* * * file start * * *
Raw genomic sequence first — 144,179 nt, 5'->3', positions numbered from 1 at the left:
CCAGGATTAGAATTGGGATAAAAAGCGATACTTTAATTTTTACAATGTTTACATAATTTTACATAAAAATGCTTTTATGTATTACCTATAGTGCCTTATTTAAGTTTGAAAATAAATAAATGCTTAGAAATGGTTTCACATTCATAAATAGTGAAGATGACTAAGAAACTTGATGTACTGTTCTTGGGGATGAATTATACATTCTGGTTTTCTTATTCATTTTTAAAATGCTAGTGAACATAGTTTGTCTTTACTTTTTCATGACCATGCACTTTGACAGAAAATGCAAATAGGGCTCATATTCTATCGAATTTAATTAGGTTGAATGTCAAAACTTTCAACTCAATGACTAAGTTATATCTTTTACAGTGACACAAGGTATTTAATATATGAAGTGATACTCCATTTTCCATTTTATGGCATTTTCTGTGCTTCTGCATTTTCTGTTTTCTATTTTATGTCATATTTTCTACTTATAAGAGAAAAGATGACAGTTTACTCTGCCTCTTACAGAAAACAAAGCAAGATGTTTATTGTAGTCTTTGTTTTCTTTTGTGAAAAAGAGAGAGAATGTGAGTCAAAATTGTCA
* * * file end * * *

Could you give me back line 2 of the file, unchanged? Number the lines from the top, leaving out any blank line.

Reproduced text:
CCAGGATTAGAATTGGGATAAAAAGCGATACTTTAATTTTTACAATGTTTACATAATTTTACATAAAAATGCTTTTATGTATTACCTATAGTGCCTTATTTAAGTTTGAAAATAAATAAATGCTTAGAAATGGTTTCACATTCATAAATAGTGAAGATGACTAAGAAACTTGATGTACTGTTCTTGGGGATGAATTATACATTCTGGTTTTCTTATTCATTTTTAAAATGCTAGTGAACATAGTTTGTCTTTACTTTTTCATGACCATGCACTTTGACAGAAAATGCAAATAGGGCTCATATTCTATCGAATTTAATTAGGTTGAATGTCAAAACTTTCAACTCAATGACTAAGTTATATCTTTTACAGTGACACAAGGTATTTAATATATGAAGTGATACTCCATTTTCCATTTTATGGCATTTTCTGTGCTTCTGCATTTTCTGTTTTCTATTTTATGTCATATTTTCTACTTATAAGAGAAAAGATGACAGTTTACTCTGCCTCTTACAGAAAACAAAGCAAGATGTTTATTGTAGTCTTTGTTTTCTTTTGTGAAAAAGAGAGAGAATGTGAGTCAAAATTGTCA